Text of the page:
MacBook vs MacBook Pro vs iMac


macrumors newbie
Original poster
Sep 23, 2006
I've done some searches but can't seem to find the answer relative to my scenario. I'm a longtime PC user but I've been a Mac wannabe since the Ti G4s. Right now I have long-in-the-tooth 2.0Ghz P4 laptop.

Here's what I currently (and plan) to use my machine for:

85% in office / 15% portable

Tasks (in order of prevalence):
- Email
- Web surfing
- Excel
- Web authoring
- Print document creation
- Electronic presentation generation
- Video editing
- Rendering (mainly just like screwing around)
- Gaming

I was originally convinced that it would HAVE to be an MBP because the 13.3" screen size would be unbearable compared to my current 15" 4:3 1600x1200 display. But in the Apple store I realized that there really isn't that much difference. Also, even the MBP 15.4" seemed really small to me. I was also no ebay and I noticed that I can get $300 - $400 for my current laptop. So here are my 3 options, it seems:

Option A (Just a laptop):

- 2.0Ghz MBP - $1799
- Extra 512MB memory - $100
- Sell existing laptop for $300
Total cost: $1599

Option B (Laptop with home doc):

- 2.0 Ghz MB White - $1199
- Upgrade to 1GB - $200
- Wireless mouse and keyboard - $150
- External 20" widescreen 1680x1050 monitor - $300
- Sell existing laptop for $300
Total cost: $1549

Option C (iMac and keep my current laptop)

- 20" 2.16Ghz iMac - $1394
- Keep existing laptop
Total cost: $1394

Option A is what I was really thinking but then I realized for $50 *less* I can get a nice 20" workstation setup for the 85% of the time I'm in my office. Of course, there are two problems with this: 1. I lose the built-in iSight when I'm in "office" mode. 2. I'm stuck with the built-in video hardware.

Option C is interesting because it's elegant, integrated, faster and cheaper! But I will be stuck with my stupid PC anywhere but my office. No more surfing the web by the pool. No more writin emails out on the patio. No more having IMDB just a foot away when trying to pick movies on tv. I have a feeling that once I go Mac I'll never want to touch my PC again. Just my experiences at the Apple store and at my Mac friend's house left my almost unable to even look at my Windows box when I got home.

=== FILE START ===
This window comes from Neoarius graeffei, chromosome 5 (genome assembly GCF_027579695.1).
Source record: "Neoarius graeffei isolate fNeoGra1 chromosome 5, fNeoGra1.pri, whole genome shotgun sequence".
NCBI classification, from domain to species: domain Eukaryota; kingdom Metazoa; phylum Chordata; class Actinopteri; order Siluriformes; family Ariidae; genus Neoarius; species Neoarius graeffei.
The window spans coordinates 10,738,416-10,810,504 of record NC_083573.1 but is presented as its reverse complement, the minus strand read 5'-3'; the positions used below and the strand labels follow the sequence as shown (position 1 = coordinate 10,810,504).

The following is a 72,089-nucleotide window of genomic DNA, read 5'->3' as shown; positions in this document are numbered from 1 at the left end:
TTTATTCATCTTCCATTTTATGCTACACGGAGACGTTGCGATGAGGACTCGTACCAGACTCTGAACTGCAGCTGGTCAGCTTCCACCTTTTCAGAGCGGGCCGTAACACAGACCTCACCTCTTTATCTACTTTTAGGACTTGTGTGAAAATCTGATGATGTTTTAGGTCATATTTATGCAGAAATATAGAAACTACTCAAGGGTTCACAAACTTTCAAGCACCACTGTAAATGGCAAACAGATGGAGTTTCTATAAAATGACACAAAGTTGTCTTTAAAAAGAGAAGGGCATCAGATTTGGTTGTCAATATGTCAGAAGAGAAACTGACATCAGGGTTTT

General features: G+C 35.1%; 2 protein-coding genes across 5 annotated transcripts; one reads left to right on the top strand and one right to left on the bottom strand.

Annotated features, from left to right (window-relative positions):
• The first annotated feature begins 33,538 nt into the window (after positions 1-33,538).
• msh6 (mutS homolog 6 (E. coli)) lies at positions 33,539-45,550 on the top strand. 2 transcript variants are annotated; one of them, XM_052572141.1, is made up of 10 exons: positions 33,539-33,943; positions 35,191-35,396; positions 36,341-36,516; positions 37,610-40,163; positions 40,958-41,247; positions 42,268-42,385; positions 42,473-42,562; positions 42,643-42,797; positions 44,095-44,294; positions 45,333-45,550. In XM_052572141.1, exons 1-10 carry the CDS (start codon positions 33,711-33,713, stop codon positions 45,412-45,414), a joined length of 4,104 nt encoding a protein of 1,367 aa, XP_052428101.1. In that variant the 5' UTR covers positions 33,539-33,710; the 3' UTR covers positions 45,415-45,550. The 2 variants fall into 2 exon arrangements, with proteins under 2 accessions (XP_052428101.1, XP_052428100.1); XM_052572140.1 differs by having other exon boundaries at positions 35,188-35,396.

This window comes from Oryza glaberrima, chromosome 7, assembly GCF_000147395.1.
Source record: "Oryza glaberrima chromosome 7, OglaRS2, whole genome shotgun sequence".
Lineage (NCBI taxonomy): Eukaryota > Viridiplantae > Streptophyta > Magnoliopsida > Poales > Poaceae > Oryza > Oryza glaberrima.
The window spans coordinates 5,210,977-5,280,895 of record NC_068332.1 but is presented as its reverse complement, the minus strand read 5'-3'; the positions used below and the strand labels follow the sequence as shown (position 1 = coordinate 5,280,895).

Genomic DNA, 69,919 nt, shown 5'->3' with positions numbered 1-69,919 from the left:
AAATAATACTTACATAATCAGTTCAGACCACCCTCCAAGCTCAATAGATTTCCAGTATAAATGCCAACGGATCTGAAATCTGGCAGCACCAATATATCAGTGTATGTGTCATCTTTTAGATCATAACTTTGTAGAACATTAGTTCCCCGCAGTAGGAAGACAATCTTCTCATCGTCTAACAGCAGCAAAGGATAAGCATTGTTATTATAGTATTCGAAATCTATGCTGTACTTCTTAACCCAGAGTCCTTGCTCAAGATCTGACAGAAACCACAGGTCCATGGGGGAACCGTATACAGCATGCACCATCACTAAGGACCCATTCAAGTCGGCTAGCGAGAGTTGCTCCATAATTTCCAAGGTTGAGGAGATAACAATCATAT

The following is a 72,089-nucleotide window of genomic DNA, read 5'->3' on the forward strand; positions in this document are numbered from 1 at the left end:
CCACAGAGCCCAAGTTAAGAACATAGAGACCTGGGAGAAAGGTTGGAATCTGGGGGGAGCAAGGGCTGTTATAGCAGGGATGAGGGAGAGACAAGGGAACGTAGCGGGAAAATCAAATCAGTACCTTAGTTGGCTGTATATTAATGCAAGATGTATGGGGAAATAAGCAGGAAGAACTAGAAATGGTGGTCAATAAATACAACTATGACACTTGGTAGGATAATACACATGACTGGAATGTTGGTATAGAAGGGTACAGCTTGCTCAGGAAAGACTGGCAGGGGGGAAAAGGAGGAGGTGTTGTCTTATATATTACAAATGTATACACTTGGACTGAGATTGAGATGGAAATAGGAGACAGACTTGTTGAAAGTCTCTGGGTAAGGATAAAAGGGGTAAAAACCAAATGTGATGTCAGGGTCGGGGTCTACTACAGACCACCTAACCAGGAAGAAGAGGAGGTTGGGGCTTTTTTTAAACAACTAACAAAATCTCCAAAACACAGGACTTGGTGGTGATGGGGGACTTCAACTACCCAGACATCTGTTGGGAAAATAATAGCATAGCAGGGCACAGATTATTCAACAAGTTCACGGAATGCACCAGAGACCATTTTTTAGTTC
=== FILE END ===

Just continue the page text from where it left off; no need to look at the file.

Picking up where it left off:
Video hardware:

I don't do any hardcore graphics apps and only play games a few times a year. However, something inside me tells me I'll kicking myself in a year or two if I get a computer with only 64MB of video ram and integrated graphics. In the past I've always upgraded the graphics card in any computer I've gotten, but in those instances it was always $100 - $150. In this case, the difference between MB and MBP is about $500 and that's just video hardware, slightly bigger screen, and an aluminum case. Is the integrated video as bad as I fear or am I stuck with beleifs about integrated video from the past?



macrumors 68000
Oct 31, 2005
Twin Cities, MN
stephenmeade said:
Is the integrated video as bad as I fear or am I stuck with beleifs about integrated video from the past?
In a word, yes. Modern gaming (with any sort of res/detail/frames) on an integrated graphics card is worse than Chinese water torture.


macrumors Core
Jul 24, 2006
The Ivory Tower (I'm not coming down)
I think option A would be best for you. The MBP will last longer than the Macbook in terms of resale value and it is just a nicer computer in general. It is very nice to have the portability of a notebook and a decent screen size- I, for one, notice the difference between the 15.4'' and the 13.3''. If the screen isn't big enough, you could always buy an monitor somewhere down the line and use that at the office.


macrumors G3
Aug 6, 2006
i wouldnt necessarily think mbp has longer resale value, but for your usage, MBP is a good option, since
1. its portable
2. it performs alot better in gaming.


macrumors 6502a
Aug 30, 2006
I'd say it depends on how much you'll use the laptop, and what you need it for. If basic word processing, email, surfing, mp3 etc, and you don't mind the form factor of your P4, then keep it and put a stripped down linux distro which should speed things up nicely. Then you can get a C2D iMac, which has by far the best bang for the buck of any computer available.



macrumors 6502a
May 2, 2005
If you're running any graphics-intensive games, option B should be out of the question. Option C would be my personal pick, although A is not far behind. It's because I notice significant difference between 1440x900 and 1680x1050 - the smaller one is a good amount of space, but making it a bit larger allows for me to accommodate two windows of Safri/MS Word/etc. at once. So long as you don't do all too much on your laptop (doesn't sound like it - 15%) having a nice big screen on a desktop plus more power plus more reliability (laptops are unfortunately more prone to problems) at a cheaper price is nice. With the money you save, and if you enjoy your iMac, you can start putting towards a used macbook on ebay for a better on-the-go machine.


macrumors G3
Jun 3, 2006
One Nation Under Gordon
I've been using a 17" MBP for the last few months as my primary 'desktop' plugged into to an Apple Cinema Display. In terms of power I've never felt it to be a problem, and due to the furnace-like temps it can get up to it's actually better used full-time on an iCurve than as a "notebook".

My own gripes with the MBP aside, if you're looking for decent power + portability then I don't think you can beat the flexibility of a Macbook Pro + Apple Cinema Display (or other external monitor - but the ACD is extra useful due to the Firewire and USB hub). The MBP has a 'proper' GPU, enough power and as for the CD vs C2D issue at the same clock speeds I'm not seeing huge improvements on the speed front. Having said that it might be worth hanging around for a bit for a speed bumped machine to appear of course.